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Citywide mapping project shows little blight

The results of a citywide mapping project are in, and can be seen online at

The results of a citywide mapping project are in, and can be seen online at

By Charles Sercombe
The results are in from the citywide mapping project.
And there is good news, blight-wise speaking.
Out of a total of 6,170 properties recorded, 5,491 are structures. Out of those structures, only 25 are described as being in poor condition.
The survey, conducted by the Motor City Mapping Project, found 679 lots, out of which only 21 had debris dumped on them.
The project, funded by grants from the Knight and Kresge foundations, will allow the city to map out its own blight fighting plan. The city is currently seeking a slice of a $75 million grant to begin that fight.
Kathy Angerer, the city’s Director of Community & Economic Development, said the plan comes just at the right time. The results, she said, will be included in the city’s application for a blight grant.
Angerer also emphasized that in most cases, the city’s streets have at most one or two blighted properties. By pinpointing those locations, she said, the city can immediately shore up an otherwise good block.
“If we remove one blighted house, we remove the possibility of it becoming a drug house and attracting crime,” Angerer said.
This is the first comprehensive survey of city properties since the last assessment study was conducted, which occurred sometime in the 1950s.
The results of the study can be found online at
Mayor Karen Majewski said although she found some errors, the results of the mapping proved Hamtramck is a vibrant city.
“It clearly paints a picture of an overall healthy city with good housing and commercial building stock,” Majewski said. “I’m looking forward to being able to view the ownership information for each plot as well, as you can do for Detroit properties.”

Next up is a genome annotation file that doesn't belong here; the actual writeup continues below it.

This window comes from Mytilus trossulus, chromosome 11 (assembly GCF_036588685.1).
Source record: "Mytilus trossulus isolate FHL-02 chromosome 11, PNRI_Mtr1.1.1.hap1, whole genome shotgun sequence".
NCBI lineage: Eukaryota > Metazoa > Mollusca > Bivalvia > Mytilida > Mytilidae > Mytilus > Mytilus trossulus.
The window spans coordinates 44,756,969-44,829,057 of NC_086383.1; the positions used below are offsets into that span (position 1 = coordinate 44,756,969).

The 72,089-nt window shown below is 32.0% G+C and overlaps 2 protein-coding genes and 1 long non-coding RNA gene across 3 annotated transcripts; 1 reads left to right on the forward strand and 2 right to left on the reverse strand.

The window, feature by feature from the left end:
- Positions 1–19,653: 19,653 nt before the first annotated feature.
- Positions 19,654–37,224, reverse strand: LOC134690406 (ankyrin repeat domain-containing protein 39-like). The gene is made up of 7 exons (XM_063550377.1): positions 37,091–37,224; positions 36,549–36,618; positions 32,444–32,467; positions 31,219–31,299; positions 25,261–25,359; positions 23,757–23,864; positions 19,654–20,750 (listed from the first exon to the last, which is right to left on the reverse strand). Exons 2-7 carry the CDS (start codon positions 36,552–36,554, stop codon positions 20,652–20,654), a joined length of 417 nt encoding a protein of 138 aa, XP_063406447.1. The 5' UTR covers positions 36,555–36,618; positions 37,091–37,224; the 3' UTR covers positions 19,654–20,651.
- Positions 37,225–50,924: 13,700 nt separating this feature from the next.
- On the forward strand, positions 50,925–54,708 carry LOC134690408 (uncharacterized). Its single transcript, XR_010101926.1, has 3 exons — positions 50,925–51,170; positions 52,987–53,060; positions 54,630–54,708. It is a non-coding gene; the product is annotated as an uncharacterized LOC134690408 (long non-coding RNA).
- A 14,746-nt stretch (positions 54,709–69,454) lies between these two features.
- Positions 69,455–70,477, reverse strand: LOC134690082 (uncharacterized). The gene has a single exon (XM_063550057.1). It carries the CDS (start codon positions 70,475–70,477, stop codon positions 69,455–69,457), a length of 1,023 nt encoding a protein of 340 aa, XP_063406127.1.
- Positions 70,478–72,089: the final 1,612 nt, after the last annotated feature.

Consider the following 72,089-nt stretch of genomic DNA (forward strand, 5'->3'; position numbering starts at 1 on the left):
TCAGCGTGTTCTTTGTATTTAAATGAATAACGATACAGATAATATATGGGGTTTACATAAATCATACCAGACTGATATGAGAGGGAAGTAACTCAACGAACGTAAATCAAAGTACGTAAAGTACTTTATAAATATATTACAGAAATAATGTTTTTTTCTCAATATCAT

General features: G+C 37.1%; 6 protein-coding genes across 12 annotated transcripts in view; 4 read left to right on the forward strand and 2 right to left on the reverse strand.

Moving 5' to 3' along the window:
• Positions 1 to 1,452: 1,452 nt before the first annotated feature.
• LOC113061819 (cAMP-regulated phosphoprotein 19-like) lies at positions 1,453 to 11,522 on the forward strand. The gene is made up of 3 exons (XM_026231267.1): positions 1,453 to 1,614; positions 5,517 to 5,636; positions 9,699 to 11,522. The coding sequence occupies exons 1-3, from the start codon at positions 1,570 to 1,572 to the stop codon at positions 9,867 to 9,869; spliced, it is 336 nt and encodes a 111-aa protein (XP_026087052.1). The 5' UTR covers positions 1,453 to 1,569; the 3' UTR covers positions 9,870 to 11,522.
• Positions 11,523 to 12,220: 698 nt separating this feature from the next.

The project at first was only focused on mapping out Detroit, but then organizers realized that in order to get a complete picture of how bad blight is, both Hamtramck and Highland Park would have to be included since they are both within Detroit’s boundries.
The Hamtramck survey took less than a week to complete. Those conducting the survey took photos of all the properties as well as recorded a brief description about appearances and whether houses looked occupied.
You can see those comments under the “blexting” portion of the Hamtramck results.
Hamtramck has been steadily fighting blight for the past few years. It is a problem that has always been here, and has proven to be a stubborn one. Once a house becomes unoccupied, its condition quickly degenerates.
The biggest obstacle in cleaning up blight and knocking down houses that can’t be saved is clearing deeds and titles of ownership. The paper trail is often long and confusing.
The housing downturn in 2008 certainly didn’t help matters. That’s when housing values sunk dramatically and many people faced foreclosure or simply walked away from a housing debt that wasn’t worth paying off.
Here are the results of the survey:
6,170 properties surveyed
Structures vs. Lots: structures: 5,491, lots: 679
Structure Condition: good: 5,109, fair: 353, poor: 25, suggested demolition: 4
Structure Occupancy: possibly occupied: 154, partially occupied: 7, occupied: 5,134, unoccupied: 196
Lots with Dumping: 21
Structures with Fire Damage: 19
Structures needing Boarding: 59

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